1,000 jobs blow for car plant
FORD’S BRIDGEND FACTORY SET TO BEAR BRUNT OF CAR GIANT’S PLANNED UK CUTS
THE Ford engine plant in Bridgend will lose 1,000 jobs in US car giant Ford’s cost-cutting plan in Europe, sources have said.
The Welsh engine plant, which makes petrol engines for Ford vehicles and other car firms including Jaguar Land Rover, is expected to be hardest hit by the firm’s UK job losses.
The plans are for two phases of cuts at Bridgend, achieved by 2020/21, sources said.
The Ford plant in Bridgend has been facing huge uncertainty as the life of the engines it currently makes draw to an end with fewer staff needed for the Dragon engine expected to come into production there.
In November, we reported that staff had been warned there would be voluntary redundancies this year. It is thought that could involve as many as 370 staff going.
The company gave no details about job losses in the UK, but said it was starting consultations with unions to implement a “comprehensive transformation strategy”.
Shop stewards from Ford factories have now been given a briefing on the proposals.
Sources said the plans were for a total of 1,150 job losses in the UK, with almost 1,000 at Bridgend and the rest at Ford’s transport operations, which would affect lorry drivers.
People at the plant have previously told the Echo they think the US car firm is embarking on a two-stage closure of Bridgend with 1,000 jobs expected to be surplus to requirements when the new Dragon engine programme comes into effect.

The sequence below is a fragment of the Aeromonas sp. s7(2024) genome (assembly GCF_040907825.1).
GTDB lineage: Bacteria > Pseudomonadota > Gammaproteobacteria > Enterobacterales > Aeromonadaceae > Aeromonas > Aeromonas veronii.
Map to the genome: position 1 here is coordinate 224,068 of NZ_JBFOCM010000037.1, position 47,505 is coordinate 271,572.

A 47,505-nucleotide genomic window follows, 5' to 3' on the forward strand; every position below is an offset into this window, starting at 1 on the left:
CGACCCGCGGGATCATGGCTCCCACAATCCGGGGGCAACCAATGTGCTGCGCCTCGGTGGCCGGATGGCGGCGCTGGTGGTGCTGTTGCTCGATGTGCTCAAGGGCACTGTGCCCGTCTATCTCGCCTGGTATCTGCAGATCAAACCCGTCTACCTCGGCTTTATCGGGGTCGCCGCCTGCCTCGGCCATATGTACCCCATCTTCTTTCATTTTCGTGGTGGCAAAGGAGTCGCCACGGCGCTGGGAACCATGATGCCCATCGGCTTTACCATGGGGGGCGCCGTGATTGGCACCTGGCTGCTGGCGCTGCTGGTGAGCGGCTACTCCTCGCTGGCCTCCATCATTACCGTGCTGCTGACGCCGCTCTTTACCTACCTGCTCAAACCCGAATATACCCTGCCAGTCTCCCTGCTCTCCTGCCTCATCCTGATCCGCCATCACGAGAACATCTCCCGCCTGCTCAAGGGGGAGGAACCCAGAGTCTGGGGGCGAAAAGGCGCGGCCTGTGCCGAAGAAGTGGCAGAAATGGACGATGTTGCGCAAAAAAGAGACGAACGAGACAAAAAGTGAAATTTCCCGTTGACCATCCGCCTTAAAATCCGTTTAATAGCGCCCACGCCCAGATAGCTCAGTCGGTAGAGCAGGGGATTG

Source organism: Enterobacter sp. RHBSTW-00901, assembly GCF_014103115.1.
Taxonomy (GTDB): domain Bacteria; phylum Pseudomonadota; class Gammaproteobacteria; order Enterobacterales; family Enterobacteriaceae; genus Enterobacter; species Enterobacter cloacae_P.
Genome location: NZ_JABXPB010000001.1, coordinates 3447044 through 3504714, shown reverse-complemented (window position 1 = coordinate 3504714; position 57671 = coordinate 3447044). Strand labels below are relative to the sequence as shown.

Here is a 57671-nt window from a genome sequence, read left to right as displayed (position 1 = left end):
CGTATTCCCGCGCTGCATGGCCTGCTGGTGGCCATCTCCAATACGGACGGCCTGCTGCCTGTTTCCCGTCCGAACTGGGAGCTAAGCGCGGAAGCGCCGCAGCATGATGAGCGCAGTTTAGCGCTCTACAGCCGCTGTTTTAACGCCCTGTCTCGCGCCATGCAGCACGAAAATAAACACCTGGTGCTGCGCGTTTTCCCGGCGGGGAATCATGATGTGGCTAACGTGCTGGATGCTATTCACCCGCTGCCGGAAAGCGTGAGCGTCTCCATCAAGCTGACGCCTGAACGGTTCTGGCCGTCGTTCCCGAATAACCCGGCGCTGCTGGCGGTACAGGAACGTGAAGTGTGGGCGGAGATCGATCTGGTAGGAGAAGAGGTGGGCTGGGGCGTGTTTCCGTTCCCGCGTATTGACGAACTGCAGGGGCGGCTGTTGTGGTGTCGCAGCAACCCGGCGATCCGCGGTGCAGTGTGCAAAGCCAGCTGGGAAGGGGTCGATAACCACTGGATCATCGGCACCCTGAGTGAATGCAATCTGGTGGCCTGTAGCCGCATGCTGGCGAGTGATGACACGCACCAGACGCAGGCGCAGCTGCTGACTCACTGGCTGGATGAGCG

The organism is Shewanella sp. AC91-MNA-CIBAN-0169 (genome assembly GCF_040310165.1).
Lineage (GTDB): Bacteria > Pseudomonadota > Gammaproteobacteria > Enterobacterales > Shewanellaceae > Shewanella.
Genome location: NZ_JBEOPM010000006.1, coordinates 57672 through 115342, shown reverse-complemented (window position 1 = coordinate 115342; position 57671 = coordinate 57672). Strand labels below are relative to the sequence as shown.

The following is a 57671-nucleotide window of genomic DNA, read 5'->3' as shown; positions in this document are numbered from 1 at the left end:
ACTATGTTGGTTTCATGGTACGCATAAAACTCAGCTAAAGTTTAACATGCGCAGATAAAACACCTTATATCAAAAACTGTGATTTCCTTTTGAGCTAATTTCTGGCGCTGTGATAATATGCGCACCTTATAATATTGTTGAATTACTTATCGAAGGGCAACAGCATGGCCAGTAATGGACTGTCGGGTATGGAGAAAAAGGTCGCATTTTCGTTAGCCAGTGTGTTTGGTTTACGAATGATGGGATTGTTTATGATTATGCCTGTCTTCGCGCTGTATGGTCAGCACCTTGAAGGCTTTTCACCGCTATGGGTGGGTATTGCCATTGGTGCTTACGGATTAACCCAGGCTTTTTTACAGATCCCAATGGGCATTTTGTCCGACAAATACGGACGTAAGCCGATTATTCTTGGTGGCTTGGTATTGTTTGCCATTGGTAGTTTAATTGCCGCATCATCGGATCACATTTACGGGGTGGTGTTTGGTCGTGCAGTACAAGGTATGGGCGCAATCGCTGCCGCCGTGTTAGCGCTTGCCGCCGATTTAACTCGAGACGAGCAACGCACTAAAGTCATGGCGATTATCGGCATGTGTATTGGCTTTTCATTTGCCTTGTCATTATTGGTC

Although 1,700 people are employed at the plant at the moment, only 500 are thought to be needed for the new engine.
The Financial Times reported that Ford has warned that its two UK sites – at Bridgend and Dagenham – face “significantly more dramatic” cuts than already planned if the country leaves the EU without a trading deal.
It said that every area of the Ford business in Europe was now under review as the business is “completely redesigned”.
Ford declined to confirm the figures and said it was consulting with unions.
The company announced on Thursday that it would be speeding up plans to cut structural costs.
“We are taking decisive action to transform the Ford business in Europe,” said Steven Armstrong, Ford’s group vice-president and president, Europe, Middle East and Africa.
“We will invest in the vehicles, services, segments and markets that best support a long-term sustainably profitable business, creating value for all our stakeholders and delivering emotive vehicles to our customers.”
Ford said it was starting formal consultation with its works council and trade unions, adding that it was committed to working with its key stakeholders over the new strategy.
The announcement from Ford came on the same day as Jaguar Land Rover said it was axing 4,500 jobs and Honda said it was halting production for six days after Brexit.
Jeff Beck, GMB organiser, said the union would “fight for every Ford job in Bridgend and across the UK”.
“Our members there have been extremely loyal to Ford, and we will stand by them,” he said.
Unite national officer for automotive industries Des Quinn said: “What is being proposed at Bridgend is due to take place in two stages over two years.
“It is a devastating blow for our members and their families, as well as having grave implications for the Welsh economy and the supply chain.